Gender disparities in the workplace, to no one’s surprise, had been holding women down even before the pandemic, where women have been considered stereotypically inferior to men. The pandemic has only likely widened the gender divide, negatively impacting women’s mental health, professional aspirations, and goals. Having said that, times have changed and we live in the 21st Century, and it is about time that we value our women workforce. Organizations must intensify their efforts to diversify and support their workforces if they are to reverse this alarming trend and continue to increase women’s contribution to the workforce, across all levels including mid-senior, senior and boardroom participation.
Organizations should think of implementing DEI (Diversity, equity and inclusion) in the workplace which, is crucial especially when the women workforce at all levels are still struggling with the age-old problem of gender parity. In this modern-day and age organizations also now have the option of transitioning into a more modern and equitable workplace with the help of advanced workforce technology that leverages AI, digital analytics, and other modern tools. These investments will guarantee a better ROI in terms of empowering and encouraging our women workforce to control and manage their work-life balance with flexibility. It is this fluidity that will help them create a career than hop jobs just to find what suits their commitments.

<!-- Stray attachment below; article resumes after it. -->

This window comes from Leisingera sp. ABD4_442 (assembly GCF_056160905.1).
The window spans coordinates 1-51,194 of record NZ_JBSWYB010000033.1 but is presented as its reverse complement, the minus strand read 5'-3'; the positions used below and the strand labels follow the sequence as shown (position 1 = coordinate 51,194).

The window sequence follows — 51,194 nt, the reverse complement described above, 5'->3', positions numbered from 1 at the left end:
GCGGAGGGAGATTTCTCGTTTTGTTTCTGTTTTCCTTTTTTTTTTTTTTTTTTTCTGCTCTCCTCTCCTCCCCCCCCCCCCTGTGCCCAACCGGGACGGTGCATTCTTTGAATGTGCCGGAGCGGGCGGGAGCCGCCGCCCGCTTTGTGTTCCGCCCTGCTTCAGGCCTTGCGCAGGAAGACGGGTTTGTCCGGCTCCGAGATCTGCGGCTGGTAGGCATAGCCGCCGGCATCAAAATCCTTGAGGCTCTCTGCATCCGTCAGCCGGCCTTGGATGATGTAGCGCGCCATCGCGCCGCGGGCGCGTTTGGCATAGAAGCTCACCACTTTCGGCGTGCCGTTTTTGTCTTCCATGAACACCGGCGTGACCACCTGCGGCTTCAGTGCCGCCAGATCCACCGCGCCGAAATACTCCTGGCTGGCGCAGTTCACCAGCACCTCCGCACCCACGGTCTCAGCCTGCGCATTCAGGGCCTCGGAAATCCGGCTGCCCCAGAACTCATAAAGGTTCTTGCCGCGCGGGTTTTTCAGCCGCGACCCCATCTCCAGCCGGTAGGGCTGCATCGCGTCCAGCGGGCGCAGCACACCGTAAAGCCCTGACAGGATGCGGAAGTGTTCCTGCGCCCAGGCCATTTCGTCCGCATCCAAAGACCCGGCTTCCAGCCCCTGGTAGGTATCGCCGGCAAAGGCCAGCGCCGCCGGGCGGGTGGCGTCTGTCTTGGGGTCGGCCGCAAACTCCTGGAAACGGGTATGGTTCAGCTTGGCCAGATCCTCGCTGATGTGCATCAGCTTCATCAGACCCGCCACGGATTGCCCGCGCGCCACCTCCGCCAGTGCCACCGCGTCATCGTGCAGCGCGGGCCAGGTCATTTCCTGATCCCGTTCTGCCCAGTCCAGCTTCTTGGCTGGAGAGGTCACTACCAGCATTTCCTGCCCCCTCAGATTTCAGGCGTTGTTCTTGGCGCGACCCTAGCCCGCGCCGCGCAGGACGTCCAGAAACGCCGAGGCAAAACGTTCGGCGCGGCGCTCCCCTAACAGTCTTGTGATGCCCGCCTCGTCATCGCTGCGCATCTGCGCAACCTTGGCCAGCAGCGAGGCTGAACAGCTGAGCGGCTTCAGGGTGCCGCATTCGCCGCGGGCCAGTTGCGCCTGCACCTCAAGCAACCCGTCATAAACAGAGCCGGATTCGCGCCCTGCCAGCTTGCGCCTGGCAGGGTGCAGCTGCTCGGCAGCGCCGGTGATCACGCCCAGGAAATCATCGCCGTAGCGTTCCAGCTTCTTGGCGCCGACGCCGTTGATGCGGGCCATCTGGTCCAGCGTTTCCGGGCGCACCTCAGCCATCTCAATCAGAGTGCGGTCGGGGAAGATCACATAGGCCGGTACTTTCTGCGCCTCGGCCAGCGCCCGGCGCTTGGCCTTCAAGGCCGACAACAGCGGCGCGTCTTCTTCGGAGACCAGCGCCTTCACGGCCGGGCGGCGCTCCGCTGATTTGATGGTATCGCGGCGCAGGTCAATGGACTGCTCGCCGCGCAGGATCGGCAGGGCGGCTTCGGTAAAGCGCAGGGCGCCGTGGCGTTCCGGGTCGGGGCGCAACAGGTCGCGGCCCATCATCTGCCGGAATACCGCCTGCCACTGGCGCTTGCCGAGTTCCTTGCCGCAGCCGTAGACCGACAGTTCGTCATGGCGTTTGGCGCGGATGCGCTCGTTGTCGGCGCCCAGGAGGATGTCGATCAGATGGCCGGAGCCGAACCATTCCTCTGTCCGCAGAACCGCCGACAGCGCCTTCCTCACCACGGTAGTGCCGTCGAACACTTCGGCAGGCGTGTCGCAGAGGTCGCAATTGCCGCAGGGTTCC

For eg. Flexible employment arrangements may help women strike a work-life balance, considering that companies need to embed a culture of diversity and inclusivity in their DNA. From hiring practices, policies to career planning and even the way they do business, gender sensitivity needs to permeate through all levels of an organization and its people. Flexible work should be implemented at the policy level and become the standard in businesses. In this ever-evolving hybrid and remote world, introducing a digital workforce management system would allow individuals to conveniently arrange their own schedules that meet both their personal and professional needs.